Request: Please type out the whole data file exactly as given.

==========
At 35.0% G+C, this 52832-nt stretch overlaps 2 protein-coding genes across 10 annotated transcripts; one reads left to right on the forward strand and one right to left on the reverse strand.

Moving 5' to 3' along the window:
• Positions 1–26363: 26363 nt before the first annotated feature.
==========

At 35.0% G+C, this 52832-nt stretch overlaps 2 protein-coding genes across 10 annotated transcripts; one reads left to right on the forward strand and one right to left on the reverse strand.

Moving 5' to 3' along the window:
• Positions 1–26363: 26363 nt before the first annotated feature.